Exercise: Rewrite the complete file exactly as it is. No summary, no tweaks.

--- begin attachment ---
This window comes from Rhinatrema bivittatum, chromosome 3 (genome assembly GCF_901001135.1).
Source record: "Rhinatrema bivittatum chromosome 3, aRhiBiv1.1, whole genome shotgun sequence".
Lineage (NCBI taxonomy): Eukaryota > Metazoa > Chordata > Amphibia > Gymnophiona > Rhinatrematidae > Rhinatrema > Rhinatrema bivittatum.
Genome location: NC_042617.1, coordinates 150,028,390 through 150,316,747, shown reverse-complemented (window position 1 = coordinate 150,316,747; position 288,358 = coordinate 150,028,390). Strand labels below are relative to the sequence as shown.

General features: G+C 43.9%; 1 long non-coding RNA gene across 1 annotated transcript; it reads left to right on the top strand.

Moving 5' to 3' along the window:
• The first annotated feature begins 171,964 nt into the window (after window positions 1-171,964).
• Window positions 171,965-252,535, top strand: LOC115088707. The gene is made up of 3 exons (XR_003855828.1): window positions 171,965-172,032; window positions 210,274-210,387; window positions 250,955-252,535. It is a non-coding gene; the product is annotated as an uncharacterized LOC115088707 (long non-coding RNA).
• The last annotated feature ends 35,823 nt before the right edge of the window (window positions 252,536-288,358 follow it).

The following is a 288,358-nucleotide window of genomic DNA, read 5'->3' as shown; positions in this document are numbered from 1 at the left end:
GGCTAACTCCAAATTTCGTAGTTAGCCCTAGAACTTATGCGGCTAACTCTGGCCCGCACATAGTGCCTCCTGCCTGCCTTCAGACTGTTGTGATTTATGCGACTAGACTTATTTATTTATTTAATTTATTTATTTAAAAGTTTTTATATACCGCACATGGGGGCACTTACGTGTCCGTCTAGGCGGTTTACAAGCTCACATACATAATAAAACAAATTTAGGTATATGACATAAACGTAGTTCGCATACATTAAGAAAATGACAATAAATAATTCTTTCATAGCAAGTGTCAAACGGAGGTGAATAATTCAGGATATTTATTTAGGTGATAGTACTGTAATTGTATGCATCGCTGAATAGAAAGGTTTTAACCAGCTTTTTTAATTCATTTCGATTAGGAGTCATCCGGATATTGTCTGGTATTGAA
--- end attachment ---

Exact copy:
This window comes from Rhinatrema bivittatum, chromosome 3 (genome assembly GCF_901001135.1).
Source record: "Rhinatrema bivittatum chromosome 3, aRhiBiv1.1, whole genome shotgun sequence".
Lineage (NCBI taxonomy): Eukaryota > Metazoa > Chordata > Amphibia > Gymnophiona > Rhinatrematidae > Rhinatrema > Rhinatrema bivittatum.
Genome location: NC_042617.1, coordinates 150,028,390 through 150,316,747, shown reverse-complemented (window position 1 = coordinate 150,316,747; position 288,358 = coordinate 150,028,390). Strand labels below are relative to the sequence as shown.

General features: G+C 43.9%; 1 long non-coding RNA gene across 1 annotated transcript; it reads left to right on the top strand.

Moving 5' to 3' along the window:
• The first annotated feature begins 171,964 nt into the window (after window positions 1-171,964).
• Window positions 171,965-252,535, top strand: LOC115088707. The gene is made up of 3 exons (XR_003855828.1): window positions 171,965-172,032; window positions 210,274-210,387; window positions 250,955-252,535. It is a non-coding gene; the product is annotated as an uncharacterized LOC115088707 (long non-coding RNA).
• The last annotated feature ends 35,823 nt before the right edge of the window (window positions 252,536-288,358 follow it).

The following is a 288,358-nucleotide window of genomic DNA, read 5'->3' as shown; positions in this document are numbered from 1 at the left end:
GGCTAACTCCAAATTTCGTAGTTAGCCCTAGAACTTATGCGGCTAACTCTGGCCCGCACATAGTGCCTCCTGCCTGCCTTCAGACTGTTGTGATTTATGCGACTAGACTTATTTATTTATTTAATTTATTTATTTAAAAGTTTTTATATACCGCACATGGGGGCACTTACGTGTCCGTCTAGGCGGTTTACAAGCTCACATACATAATAAAACAAATTTAGGTATATGACATAAACGTAGTTCGCATACATTAAGAAAATGACAATAAATAATTCTTTCATAGCAAGTGTCAAACGGAGGTGAATAATTCAGGATATTTATTTAGGTGATAGTACTGTAATTGTATGCATCGCTGAATAGAAAGGTTTTAACCAGCTTTTTTAATTCATTTCGATTAGGAGTCATCCGGATATTGTCTGGTATTGAA